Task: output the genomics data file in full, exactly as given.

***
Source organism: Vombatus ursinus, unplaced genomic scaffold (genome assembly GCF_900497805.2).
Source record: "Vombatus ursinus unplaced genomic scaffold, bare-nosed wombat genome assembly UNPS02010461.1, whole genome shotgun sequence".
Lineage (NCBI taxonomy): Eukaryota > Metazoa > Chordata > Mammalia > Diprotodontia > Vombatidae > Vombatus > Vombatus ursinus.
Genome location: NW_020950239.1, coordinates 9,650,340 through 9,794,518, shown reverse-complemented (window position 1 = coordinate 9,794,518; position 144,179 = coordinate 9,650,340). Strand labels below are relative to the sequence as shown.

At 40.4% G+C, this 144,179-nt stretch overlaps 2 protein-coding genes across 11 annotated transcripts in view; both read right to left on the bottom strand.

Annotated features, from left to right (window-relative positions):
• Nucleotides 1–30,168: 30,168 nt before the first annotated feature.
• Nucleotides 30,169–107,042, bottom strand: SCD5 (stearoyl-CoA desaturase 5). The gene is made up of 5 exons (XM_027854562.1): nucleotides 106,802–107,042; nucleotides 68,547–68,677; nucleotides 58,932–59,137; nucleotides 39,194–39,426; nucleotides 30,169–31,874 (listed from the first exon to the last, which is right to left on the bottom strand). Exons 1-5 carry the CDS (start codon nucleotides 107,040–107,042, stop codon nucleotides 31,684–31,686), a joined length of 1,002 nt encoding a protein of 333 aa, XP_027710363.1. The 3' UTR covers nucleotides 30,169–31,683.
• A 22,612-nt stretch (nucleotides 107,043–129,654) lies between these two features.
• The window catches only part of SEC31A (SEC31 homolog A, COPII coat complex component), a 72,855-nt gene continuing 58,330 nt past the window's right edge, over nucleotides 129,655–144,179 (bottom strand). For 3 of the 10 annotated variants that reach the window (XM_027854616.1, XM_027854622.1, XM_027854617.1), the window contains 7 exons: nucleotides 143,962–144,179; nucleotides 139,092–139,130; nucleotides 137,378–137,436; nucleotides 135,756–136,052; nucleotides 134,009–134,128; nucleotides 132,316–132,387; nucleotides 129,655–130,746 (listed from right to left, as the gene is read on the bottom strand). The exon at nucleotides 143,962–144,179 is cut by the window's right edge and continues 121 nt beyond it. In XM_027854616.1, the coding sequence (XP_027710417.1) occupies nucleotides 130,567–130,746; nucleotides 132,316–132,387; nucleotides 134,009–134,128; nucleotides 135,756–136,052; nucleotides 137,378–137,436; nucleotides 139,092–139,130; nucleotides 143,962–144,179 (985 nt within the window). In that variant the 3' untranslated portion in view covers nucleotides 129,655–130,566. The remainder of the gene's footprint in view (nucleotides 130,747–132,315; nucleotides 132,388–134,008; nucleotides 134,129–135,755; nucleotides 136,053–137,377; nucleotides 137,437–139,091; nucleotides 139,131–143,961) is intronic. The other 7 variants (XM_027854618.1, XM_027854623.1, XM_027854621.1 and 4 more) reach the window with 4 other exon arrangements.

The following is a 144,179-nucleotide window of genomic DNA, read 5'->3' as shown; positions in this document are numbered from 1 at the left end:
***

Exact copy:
Source organism: Vombatus ursinus, unplaced genomic scaffold (genome assembly GCF_900497805.2).
Source record: "Vombatus ursinus unplaced genomic scaffold, bare-nosed wombat genome assembly UNPS02010461.1, whole genome shotgun sequence".
Lineage (NCBI taxonomy): Eukaryota > Metazoa > Chordata > Mammalia > Diprotodontia > Vombatidae > Vombatus > Vombatus ursinus.
Genome location: NW_020950239.1, coordinates 9,650,340 through 9,794,518, shown reverse-complemented (window position 1 = coordinate 9,794,518; position 144,179 = coordinate 9,650,340). Strand labels below are relative to the sequence as shown.

At 40.4% G+C, this 144,179-nt stretch overlaps 2 protein-coding genes across 11 annotated transcripts in view; both read right to left on the bottom strand.

Annotated features, from left to right (window-relative positions):
• Nucleotides 1–30,168: 30,168 nt before the first annotated feature.
• Nucleotides 30,169–107,042, bottom strand: SCD5 (stearoyl-CoA desaturase 5). The gene is made up of 5 exons (XM_027854562.1): nucleotides 106,802–107,042; nucleotides 68,547–68,677; nucleotides 58,932–59,137; nucleotides 39,194–39,426; nucleotides 30,169–31,874 (listed from the first exon to the last, which is right to left on the bottom strand). Exons 1-5 carry the CDS (start codon nucleotides 107,040–107,042, stop codon nucleotides 31,684–31,686), a joined length of 1,002 nt encoding a protein of 333 aa, XP_027710363.1. The 3' UTR covers nucleotides 30,169–31,683.
• A 22,612-nt stretch (nucleotides 107,043–129,654) lies between these two features.
• The window catches only part of SEC31A (SEC31 homolog A, COPII coat complex component), a 72,855-nt gene continuing 58,330 nt past the window's right edge, over nucleotides 129,655–144,179 (bottom strand). For 3 of the 10 annotated variants that reach the window (XM_027854616.1, XM_027854622.1, XM_027854617.1), the window contains 7 exons: nucleotides 143,962–144,179; nucleotides 139,092–139,130; nucleotides 137,378–137,436; nucleotides 135,756–136,052; nucleotides 134,009–134,128; nucleotides 132,316–132,387; nucleotides 129,655–130,746 (listed from right to left, as the gene is read on the bottom strand). The exon at nucleotides 143,962–144,179 is cut by the window's right edge and continues 121 nt beyond it. In XM_027854616.1, the coding sequence (XP_027710417.1) occupies nucleotides 130,567–130,746; nucleotides 132,316–132,387; nucleotides 134,009–134,128; nucleotides 135,756–136,052; nucleotides 137,378–137,436; nucleotides 139,092–139,130; nucleotides 143,962–144,179 (985 nt within the window). In that variant the 3' untranslated portion in view covers nucleotides 129,655–130,566. The remainder of the gene's footprint in view (nucleotides 130,747–132,315; nucleotides 132,388–134,008; nucleotides 134,129–135,755; nucleotides 136,053–137,377; nucleotides 137,437–139,091; nucleotides 139,131–143,961) is intronic. The other 7 variants (XM_027854618.1, XM_027854623.1, XM_027854621.1 and 4 more) reach the window with 4 other exon arrangements.

The following is a 144,179-nucleotide window of genomic DNA, read 5'->3' as shown; positions in this document are numbered from 1 at the left end: